Some typologies are rooted in stereotypes, not science (e.g. racial profiling).
Scientific typologies originated with the Linnaen classification of plants.
In the social sciences individuals are grouped into types based on shared characteristics
16. How are Typologies Constructed? Typologies are constructed in two general ways.
IDEAL TYPES are inductively constructed based on a subjective clinical impression (?armchair? theorizing).
EMPIRICAL TYPES are deductively constructed describing patterns that exist in the real world through multivariate statistical methods
17. Categorical v Dimensional Models Human types may be more appropriately viewed along a continuum or dimension rather than as a discrete category or taxon.
Categories or types that are not inherently taxonomic (no clear boundaries) are often formed by empirically grouping those who share features on several dimensions using statistical methods such as cluster analysis
18. Knight & Prentky (1990) Typology of Sexual Offenders: An Example One of the most sophisticated and complex typologies of sex offenders developed to date used in criminal justice decisionmaking in treatment and management of sex offenders.
Empirical typology of rapists and child molesters based on inductive and deductive research strategies now in its 3rd version (MTC:R3 and MTC:CM3).
19. J.B. Helfgott, PhD Department of Criminal Justice Seattle University CRJS 515 Typologies of Crime & Criminal Behavior
20. J.B. Helfgott, PhD Department of Criminal Justice Seattle University CRJS 515 Typologies of Crime & Criminal Behavior
21. J.B. Helfgott, PhD Department of Criminal Justice Seattle University CRJS 515 Typologies of Crime & Criminal Behavior
22. J.B. Helfgott, PhD Department of Criminal Justice Seattle University CRJS 515 Typologies of Crime & Criminal Behavior
23. Stages of Knight and Prentky?s Rapist and Child Molester Typology Development STAGE 1 - THEORY FORMULATION Comparison of available typologies to determine whether consensus exists regarding specific types of sex offenders.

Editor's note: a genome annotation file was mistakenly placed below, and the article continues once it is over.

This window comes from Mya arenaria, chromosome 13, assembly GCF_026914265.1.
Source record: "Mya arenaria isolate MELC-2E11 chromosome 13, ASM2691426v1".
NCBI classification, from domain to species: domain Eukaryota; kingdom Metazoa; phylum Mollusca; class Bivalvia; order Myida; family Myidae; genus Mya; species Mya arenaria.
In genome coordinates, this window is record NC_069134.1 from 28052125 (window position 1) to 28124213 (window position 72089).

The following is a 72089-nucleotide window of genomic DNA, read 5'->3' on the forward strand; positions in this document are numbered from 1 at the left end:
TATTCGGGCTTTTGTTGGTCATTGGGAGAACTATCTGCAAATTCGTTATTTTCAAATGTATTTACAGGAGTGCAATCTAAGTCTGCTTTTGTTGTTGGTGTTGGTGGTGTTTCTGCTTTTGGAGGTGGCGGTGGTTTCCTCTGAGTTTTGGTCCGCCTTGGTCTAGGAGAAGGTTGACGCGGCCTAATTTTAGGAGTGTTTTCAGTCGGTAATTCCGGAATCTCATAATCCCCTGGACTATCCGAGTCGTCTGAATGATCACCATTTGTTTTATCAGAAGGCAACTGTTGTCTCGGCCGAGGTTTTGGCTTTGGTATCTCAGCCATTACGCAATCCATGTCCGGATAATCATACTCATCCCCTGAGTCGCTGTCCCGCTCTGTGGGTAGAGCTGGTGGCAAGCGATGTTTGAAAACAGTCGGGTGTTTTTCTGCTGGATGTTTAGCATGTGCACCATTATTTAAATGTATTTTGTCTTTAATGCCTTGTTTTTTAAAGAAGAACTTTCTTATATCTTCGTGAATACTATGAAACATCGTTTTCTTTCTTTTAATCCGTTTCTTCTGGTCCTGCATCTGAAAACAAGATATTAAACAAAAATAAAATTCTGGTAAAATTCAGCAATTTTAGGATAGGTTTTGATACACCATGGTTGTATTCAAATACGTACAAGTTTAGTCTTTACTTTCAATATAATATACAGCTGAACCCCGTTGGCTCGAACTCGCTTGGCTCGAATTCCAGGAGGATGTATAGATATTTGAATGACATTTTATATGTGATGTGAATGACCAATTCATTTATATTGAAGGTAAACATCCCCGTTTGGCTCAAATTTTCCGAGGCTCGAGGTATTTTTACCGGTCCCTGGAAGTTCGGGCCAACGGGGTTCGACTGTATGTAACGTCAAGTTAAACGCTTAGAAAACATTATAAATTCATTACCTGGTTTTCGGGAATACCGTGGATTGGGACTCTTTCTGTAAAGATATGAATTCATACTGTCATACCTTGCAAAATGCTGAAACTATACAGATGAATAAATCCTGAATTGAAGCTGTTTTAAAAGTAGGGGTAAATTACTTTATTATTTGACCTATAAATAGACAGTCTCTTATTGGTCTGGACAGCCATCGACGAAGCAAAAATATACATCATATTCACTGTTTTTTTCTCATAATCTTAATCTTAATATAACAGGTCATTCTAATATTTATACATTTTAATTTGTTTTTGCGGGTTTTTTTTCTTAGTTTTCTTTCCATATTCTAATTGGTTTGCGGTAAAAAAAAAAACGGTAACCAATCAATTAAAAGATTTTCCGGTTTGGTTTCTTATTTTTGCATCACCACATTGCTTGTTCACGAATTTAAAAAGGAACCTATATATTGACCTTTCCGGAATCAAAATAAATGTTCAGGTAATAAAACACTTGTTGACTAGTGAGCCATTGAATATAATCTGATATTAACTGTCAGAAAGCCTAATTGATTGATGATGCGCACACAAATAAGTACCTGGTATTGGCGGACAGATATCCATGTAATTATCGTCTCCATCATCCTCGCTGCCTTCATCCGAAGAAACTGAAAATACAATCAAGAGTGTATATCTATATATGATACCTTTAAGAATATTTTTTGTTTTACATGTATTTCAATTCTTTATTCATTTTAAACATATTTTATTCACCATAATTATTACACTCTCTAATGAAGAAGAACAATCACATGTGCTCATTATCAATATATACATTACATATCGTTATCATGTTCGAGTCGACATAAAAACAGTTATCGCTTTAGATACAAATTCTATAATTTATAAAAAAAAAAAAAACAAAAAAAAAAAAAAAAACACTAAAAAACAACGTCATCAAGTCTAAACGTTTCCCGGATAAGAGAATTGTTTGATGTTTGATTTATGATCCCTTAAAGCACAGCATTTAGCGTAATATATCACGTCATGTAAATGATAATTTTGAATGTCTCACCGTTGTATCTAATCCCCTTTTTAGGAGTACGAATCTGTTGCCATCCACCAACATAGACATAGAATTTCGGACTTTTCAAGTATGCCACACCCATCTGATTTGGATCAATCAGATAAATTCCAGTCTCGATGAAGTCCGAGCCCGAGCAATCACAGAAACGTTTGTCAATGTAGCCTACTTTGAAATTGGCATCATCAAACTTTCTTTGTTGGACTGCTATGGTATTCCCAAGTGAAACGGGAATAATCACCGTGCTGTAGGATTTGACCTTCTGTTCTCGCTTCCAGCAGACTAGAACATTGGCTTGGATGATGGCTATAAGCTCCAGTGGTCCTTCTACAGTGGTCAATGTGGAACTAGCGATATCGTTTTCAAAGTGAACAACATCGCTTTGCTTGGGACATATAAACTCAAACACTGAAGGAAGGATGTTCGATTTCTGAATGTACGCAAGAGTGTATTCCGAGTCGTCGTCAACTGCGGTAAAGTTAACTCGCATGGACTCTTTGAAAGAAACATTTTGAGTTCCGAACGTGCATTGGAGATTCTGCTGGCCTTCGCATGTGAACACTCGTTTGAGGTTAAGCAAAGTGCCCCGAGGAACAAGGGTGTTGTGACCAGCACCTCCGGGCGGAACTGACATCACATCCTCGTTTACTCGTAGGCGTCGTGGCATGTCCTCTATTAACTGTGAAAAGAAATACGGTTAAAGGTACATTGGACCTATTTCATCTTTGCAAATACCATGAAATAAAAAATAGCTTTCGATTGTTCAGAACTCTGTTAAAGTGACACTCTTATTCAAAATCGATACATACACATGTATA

STAGE 2 ? IMPLEMENTATION Definition of types/dimensions, assessment of interrater reliability, and determination of coverage/degree to which typology is exhaustive.
STAGE 3 ? VALIDATION Look to research literature to determine whether the constructed types could be shown to have distinctive and theoretically coherent developmental roots
STAGE 4 ? INTEGRATION Responding to the analyses of construct validity to determine which dimensions of the typologies needed modification
24. Evaluating Typologies A criminal typology is only useful to the extent that it describes homogeneous categories of offending, is comprehensive/exhaustive with respect to the stated purpose, contains categories that are mutually exclusive, is complex enough to have explanatory value, and simple enough to be applied in criminal justice policy and practice.
In evaluating offender typologies, it is important to ask the following questions:
Is the typology and the categories it includes homogeneous?
Is the typology and the categories it includes heterogeneous?
Is the typology and the categories it includes exhaustive?
Are the categories included in the typology mutually exclusive?
Is the typology too simple?
Is the typology too complex?
25. Evaluating Typologies Homogeneity/Heterogeneity
26. The Use of Typologies in the Criminal Justice System
27. Meloy?s Sexual Homicide TypologyMeloy, J.R. (2000). The nature and dynamics of sexual homicide: An integrative review. Aggression and Violent Behavior, 5, 1-22. J.B. Helfgott, PhD Department of Criminal Justice Seattle University
28. Summary Typology construction is a fundamental component of human cognition and scientific investigation. One way to think of a typology is that it is theory made manageable.
Typologies differ with respect to theoretical foundation and purpose.
Typologies of crime and criminals provide information with which to make decisions, policies, practices, and laws. Typologies are used at all stages of the criminal justice process.
A criminal typology is only useful to the extent that it describes homogeneous categories of offending, is comprehensive/exhaustive with respect to the stated purpose, its categories are mutually exclusive, is complex enough to have explanatory value, and simple enough to be applied in criminal justice policy and practice.